A clinical trial is any investigation of one or more medicines in humans. The objective of such trials is to confirm the medicine’s safety (how well it is tolerated) and/or efficacy (how well it works).
Some groups in the general population may require special study. This may be because:
- there are particular risks or benefits that need special attention for certain populations, or
- a different dose or treatment schedule may be needed.
This article gives examples of these special populations and the unique considerations that are relevant to them when conducting clinical studies.
Clinical studies in elderly people
The use of medicines in this population requires special consideration due to the frequent occurrence of underlying diseases, use of other medicines at the same time and the consequent risk of medicines interaction.
Clinical studies in patients with impaired excretion
People who may have difficulty removing the medicine from their body, due to kidney or liver problems.
Clinical studies in pregnant women
In general, pregnant women should be excluded from clinical trials where the medicine is not intended for use in pregnancy. If a woman becomes pregnant while receiving a medicine, treatment should generally be stopped (if this can be done safely).
For clinical trials that include pregnant women because the medicine is intended for use during pregnancy:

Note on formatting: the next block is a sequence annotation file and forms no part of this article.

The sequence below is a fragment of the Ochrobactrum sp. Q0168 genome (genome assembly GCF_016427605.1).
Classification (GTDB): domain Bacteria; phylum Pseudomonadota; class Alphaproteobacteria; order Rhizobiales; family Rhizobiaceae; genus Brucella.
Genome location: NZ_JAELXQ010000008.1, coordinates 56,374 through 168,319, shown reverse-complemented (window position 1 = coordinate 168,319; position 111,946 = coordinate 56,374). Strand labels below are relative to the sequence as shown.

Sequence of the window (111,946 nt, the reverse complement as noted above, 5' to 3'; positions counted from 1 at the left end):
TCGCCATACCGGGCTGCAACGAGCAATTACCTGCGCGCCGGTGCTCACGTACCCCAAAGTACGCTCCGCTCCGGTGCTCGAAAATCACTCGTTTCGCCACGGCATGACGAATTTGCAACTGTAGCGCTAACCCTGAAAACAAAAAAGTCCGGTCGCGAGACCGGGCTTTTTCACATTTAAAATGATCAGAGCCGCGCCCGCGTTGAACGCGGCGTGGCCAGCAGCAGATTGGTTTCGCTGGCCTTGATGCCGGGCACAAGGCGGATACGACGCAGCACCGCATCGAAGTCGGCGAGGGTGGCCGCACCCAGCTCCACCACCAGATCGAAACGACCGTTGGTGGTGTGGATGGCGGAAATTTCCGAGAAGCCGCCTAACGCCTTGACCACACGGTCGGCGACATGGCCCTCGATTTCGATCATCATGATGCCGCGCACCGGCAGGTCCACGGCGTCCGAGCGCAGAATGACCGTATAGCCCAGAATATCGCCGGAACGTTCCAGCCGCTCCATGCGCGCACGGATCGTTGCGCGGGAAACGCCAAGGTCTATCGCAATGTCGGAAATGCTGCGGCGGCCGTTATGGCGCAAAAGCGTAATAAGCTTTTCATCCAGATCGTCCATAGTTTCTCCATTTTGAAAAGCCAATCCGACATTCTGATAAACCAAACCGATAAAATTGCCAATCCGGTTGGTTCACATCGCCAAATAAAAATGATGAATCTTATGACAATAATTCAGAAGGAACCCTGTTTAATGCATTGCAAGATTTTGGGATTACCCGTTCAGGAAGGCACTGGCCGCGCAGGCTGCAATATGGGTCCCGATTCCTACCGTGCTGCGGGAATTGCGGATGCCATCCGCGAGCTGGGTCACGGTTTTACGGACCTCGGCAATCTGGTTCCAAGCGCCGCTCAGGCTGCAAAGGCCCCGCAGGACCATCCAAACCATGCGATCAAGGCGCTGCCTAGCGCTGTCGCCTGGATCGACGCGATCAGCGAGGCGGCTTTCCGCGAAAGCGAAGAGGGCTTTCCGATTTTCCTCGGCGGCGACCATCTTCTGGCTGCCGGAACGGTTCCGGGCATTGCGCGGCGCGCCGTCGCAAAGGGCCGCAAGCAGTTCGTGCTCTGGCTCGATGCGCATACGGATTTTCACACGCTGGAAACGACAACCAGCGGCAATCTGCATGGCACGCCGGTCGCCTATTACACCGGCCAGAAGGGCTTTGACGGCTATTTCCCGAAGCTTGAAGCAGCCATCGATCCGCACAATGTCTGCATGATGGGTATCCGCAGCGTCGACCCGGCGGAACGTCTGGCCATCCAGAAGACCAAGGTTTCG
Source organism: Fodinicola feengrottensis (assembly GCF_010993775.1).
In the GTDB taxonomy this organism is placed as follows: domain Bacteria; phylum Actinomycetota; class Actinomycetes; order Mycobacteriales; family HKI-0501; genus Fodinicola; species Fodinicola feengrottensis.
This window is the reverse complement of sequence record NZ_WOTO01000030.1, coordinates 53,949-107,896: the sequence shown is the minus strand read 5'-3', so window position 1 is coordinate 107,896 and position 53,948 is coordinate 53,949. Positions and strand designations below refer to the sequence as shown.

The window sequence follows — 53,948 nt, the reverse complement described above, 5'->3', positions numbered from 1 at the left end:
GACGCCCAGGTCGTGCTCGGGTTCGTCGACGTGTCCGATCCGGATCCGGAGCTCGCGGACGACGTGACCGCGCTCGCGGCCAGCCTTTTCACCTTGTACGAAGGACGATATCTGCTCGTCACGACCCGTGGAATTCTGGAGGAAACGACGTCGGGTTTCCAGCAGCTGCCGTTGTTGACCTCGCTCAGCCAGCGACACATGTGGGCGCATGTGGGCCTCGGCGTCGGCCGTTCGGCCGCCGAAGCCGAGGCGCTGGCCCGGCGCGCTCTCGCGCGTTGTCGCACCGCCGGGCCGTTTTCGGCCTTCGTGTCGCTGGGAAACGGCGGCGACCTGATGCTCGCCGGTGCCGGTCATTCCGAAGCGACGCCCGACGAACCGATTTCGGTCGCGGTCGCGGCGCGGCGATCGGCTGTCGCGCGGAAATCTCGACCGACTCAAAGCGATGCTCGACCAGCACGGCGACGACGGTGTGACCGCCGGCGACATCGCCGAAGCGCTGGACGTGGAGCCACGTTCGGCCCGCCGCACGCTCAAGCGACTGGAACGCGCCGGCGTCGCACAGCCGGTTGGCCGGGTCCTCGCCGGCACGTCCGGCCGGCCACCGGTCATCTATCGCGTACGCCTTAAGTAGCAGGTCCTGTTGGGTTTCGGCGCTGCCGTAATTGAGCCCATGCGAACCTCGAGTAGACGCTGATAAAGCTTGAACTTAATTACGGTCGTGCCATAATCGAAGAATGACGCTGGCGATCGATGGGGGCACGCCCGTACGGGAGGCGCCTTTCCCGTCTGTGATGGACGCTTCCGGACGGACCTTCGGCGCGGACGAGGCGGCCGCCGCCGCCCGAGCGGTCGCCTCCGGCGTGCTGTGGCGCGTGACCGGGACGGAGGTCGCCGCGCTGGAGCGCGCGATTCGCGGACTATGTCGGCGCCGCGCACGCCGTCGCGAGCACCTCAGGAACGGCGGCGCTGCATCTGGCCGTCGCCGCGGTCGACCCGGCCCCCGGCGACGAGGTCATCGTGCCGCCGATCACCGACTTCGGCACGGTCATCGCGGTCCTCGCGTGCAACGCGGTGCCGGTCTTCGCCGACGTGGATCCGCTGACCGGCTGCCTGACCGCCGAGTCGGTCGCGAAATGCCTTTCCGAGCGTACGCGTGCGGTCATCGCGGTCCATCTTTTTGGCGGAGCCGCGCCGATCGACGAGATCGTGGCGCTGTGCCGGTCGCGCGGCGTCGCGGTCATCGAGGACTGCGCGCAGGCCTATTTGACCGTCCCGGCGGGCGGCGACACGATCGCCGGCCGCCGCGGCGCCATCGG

- studies into reproductive toxicity is routine. However, special attention must be paid to these studies before pregnant women are included in clinical trials, and
- it is very important to follow up on the pregnancy, the foetus, and the child.
Clinical studies in breastfeeding women
When breastfeeding mothers are taking part in clinical trials, their children should be monitored for the effects of the medicine. In some cases, the medicine (or its metabolites) will be excreted into human milk and this should be examined.
Clinical studies in children
Clinical trials involving children are necessary in order to improve the treatments available to them. Children represent a vulnerable population – they have developmental, physiological, and psychological differences from adults.
Ages are defined in completed days, months, or years:
- preterm newborn infants
- term newborn infants (0 to 27 days)
- infants and toddlers (28 days to 23 months)
- children (2 to 11 years)
- adolescents (12 to 16/18 years, depending on region)
Clinical studies in ethnic sub-groups
Although ethnic differences among populations may cause differences in a medicine’s safety, efficacy, dosage, or treatment schedule, many medicines do have comparable characteristics and effects across regions. The Regulatory Authority or the trial sponsor may be concerned that differences in ethnic factors could alter the efficacy or safety of the medicine in the population in the new region.
- Fact Sheet: Special Populations in Clinical Studies
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Special populations are subgroups of patients that require special treatment in clinical studies. This factsheet provides more information on these special populations.
- Presentation: Special Populations
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Special populations are subgroups of patients that require special treatment in clinical studies. This presentation describes these special populations